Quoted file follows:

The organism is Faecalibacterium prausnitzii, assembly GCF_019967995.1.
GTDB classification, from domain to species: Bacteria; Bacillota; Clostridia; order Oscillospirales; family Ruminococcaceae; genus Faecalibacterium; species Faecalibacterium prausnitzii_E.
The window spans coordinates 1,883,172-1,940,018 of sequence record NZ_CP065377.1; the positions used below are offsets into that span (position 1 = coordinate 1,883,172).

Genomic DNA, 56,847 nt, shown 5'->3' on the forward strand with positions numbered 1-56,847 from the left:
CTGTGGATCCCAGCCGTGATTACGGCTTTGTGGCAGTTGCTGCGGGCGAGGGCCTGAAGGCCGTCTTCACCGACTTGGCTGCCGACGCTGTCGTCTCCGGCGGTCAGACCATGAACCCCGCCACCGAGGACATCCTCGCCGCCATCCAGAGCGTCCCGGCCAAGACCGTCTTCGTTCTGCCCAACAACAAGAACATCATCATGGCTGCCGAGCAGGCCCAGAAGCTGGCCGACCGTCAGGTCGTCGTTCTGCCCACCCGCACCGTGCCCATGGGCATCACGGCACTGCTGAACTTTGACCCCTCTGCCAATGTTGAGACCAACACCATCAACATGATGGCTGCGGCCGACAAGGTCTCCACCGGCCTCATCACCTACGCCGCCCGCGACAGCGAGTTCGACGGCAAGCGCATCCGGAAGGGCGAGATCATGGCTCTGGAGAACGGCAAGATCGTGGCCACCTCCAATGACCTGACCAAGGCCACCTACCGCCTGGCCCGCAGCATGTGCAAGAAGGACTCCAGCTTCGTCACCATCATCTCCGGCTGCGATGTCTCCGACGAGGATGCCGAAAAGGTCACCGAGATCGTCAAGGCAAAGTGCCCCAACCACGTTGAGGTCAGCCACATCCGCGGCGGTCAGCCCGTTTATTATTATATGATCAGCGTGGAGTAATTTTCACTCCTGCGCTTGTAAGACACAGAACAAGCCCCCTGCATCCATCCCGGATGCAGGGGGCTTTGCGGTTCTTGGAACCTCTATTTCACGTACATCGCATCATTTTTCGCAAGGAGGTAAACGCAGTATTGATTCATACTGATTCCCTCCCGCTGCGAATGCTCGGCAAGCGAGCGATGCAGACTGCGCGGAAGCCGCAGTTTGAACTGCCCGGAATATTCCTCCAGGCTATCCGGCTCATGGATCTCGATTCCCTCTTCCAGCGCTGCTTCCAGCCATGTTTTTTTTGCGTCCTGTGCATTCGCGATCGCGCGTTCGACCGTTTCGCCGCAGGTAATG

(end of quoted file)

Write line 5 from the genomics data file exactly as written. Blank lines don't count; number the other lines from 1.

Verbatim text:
CTGTGGATCCCAGCCGTGATTACGGCTTTGTGGCAGTTGCTGCGGGCGAGGGCCTGAAGGCCGTCTTCACCGACTTGGCTGCCGACGCTGTCGTCTCCGGCGGTCAGACCATGAACCCCGCCACCGAGGACATCCTCGCCGCCATCCAGAGCGTCCCGGCCAAGACCGTCTTCGTTCTGCCCAACAACAAGAACATCATCATGGCTGCCGAGCAGGCCCAGAAGCTGGCCGACCGTCAGGTCGTCGTTCTGCCCACCCGCACCGTGCCCATGGGCATCACGGCACTGCTGAACTTTGACCCCTCTGCCAATGTTGAGACCAACACCATCAACATGATGGCTGCGGCCGACAAGGTCTCCACCGGCCTCATCACCTACGCCGCCCGCGACAGCGAGTTCGACGGCAAGCGCATCCGGAAGGGCGAGATCATGGCTCTGGAGAACGGCAAGATCGTGGCCACCTCCAATGACCTGACCAAGGCCACCTACCGCCTGGCCCGCAGCATGTGCAAGAAGGACTCCAGCTTCGTCACCATCATCTCCGGCTGCGATGTCTCCGACGAGGATGCCGAAAAGGTCACCGAGATCGTCAAGGCAAAGTGCCCCAACCACGTTGAGGTCAGCCACATCCGCGGCGGTCAGCCCGTTTATTATTATATGATCAGCGTGGAGTAATTTTCACTCCTGCGCTTGTAAGACACAGAACAAGCCCCCTGCATCCATCCCGGATGCAGGGGGCTTTGCGGTTCTTGGAACCTCTATTTCACGTACATCGCATCATTTTTCGCAAGGAGGTAAACGCAGTATTGATTCATACTGATTCCCTCCCGCTGCGAATGCTCGGCAAGCGAGCGATGCAGACTGCGCGGAAGCCGCAGTTTGAACTGCCCGGAATATTCCTCCAGGCTATCCGGCTCATGGATCTCGATTCCCTCTTCCAGCGCTGCTTCCAGCCATGTTTTTTTTGCGTCCTGTGCATTCGCGATCGCGCGTTCGACCGTTTCGCCGCAGGTAATG